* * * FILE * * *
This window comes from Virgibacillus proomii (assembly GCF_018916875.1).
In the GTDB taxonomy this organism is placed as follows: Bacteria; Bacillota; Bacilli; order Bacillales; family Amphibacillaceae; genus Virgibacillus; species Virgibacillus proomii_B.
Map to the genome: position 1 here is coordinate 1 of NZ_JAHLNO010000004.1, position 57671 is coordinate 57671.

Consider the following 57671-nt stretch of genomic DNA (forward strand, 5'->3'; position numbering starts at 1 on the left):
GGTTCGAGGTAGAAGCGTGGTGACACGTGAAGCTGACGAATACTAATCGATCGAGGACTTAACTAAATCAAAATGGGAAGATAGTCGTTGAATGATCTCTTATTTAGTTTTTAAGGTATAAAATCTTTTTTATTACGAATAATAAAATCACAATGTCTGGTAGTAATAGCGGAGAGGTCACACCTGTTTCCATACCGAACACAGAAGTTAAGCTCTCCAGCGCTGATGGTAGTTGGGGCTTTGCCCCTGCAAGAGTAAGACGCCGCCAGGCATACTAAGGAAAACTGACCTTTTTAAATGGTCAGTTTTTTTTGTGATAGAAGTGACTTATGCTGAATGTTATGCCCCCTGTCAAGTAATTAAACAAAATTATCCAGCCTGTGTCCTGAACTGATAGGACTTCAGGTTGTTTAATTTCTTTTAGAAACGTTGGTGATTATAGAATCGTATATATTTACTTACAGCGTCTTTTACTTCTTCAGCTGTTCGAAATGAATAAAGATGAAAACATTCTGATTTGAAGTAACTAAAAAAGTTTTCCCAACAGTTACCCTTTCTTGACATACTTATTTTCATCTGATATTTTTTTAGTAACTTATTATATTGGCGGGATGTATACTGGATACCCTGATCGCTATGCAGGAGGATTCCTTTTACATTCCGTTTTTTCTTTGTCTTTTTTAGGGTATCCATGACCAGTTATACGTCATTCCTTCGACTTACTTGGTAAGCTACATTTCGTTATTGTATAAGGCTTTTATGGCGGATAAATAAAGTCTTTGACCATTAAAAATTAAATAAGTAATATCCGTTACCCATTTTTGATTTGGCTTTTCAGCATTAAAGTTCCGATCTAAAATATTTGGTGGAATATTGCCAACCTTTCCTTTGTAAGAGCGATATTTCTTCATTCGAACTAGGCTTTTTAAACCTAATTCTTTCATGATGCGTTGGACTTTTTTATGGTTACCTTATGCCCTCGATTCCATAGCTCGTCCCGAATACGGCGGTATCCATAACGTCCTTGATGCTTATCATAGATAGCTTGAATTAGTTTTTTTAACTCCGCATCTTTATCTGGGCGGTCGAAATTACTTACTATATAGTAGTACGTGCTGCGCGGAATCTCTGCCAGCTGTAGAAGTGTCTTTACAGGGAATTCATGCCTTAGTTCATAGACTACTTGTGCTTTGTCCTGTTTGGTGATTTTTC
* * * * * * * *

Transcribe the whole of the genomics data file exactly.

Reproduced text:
This window comes from Virgibacillus proomii (assembly GCF_018916875.1).
In the GTDB taxonomy this organism is placed as follows: Bacteria; Bacillota; Bacilli; order Bacillales; family Amphibacillaceae; genus Virgibacillus; species Virgibacillus proomii_B.
Map to the genome: position 1 here is coordinate 1 of NZ_JAHLNO010000004.1, position 57671 is coordinate 57671.

Consider the following 57671-nt stretch of genomic DNA (forward strand, 5'->3'; position numbering starts at 1 on the left):
GGTTCGAGGTAGAAGCGTGGTGACACGTGAAGCTGACGAATACTAATCGATCGAGGACTTAACTAAATCAAAATGGGAAGATAGTCGTTGAATGATCTCTTATTTAGTTTTTAAGGTATAAAATCTTTTTTATTACGAATAATAAAATCACAATGTCTGGTAGTAATAGCGGAGAGGTCACACCTGTTTCCATACCGAACACAGAAGTTAAGCTCTCCAGCGCTGATGGTAGTTGGGGCTTTGCCCCTGCAAGAGTAAGACGCCGCCAGGCATACTAAGGAAAACTGACCTTTTTAAATGGTCAGTTTTTTTTGTGATAGAAGTGACTTATGCTGAATGTTATGCCCCCTGTCAAGTAATTAAACAAAATTATCCAGCCTGTGTCCTGAACTGATAGGACTTCAGGTTGTTTAATTTCTTTTAGAAACGTTGGTGATTATAGAATCGTATATATTTACTTACAGCGTCTTTTACTTCTTCAGCTGTTCGAAATGAATAAAGATGAAAACATTCTGATTTGAAGTAACTAAAAAAGTTTTCCCAACAGTTACCCTTTCTTGACATACTTATTTTCATCTGATATTTTTTTAGTAACTTATTATATTGGCGGGATGTATACTGGATACCCTGATCGCTATGCAGGAGGATTCCTTTTACATTCCGTTTTTTCTTTGTCTTTTTTAGGGTATCCATGACCAGTTATACGTCATTCCTTCGACTTACTTGGTAAGCTACATTTCGTTATTGTATAAGGCTTTTATGGCGGATAAATAAAGTCTTTGACCATTAAAAATTAAATAAGTAATATCCGTTACCCATTTTTGATTTGGCTTTTCAGCATTAAAGTTCCGATCTAAAATATTTGGTGGAATATTGCCAACCTTTCCTTTGTAAGAGCGATATTTCTTCATTCGAACTAGGCTTTTTAAACCTAATTCTTTCATGATGCGTTGGACTTTTTTATGGTTACCTTATGCCCTCGATTCCATAGCTCGTCCCGAATACGGCGGTATCCATAACGTCCTTGATGCTTATCATAGATAGCTTGAATTAGTTTTTTTAACTCCGCATCTTTATCTGGGCGGTCGAAATTACTTACTATATAGTAGTACGTGCTGCGCGGAATCTCTGCCAGCTGTAGAAGTGTCTTTACAGGGAATTCATGCCTTAGTTCATAGACTACTTGTGCTTTGTCCTGTTTGGTGATTTTTC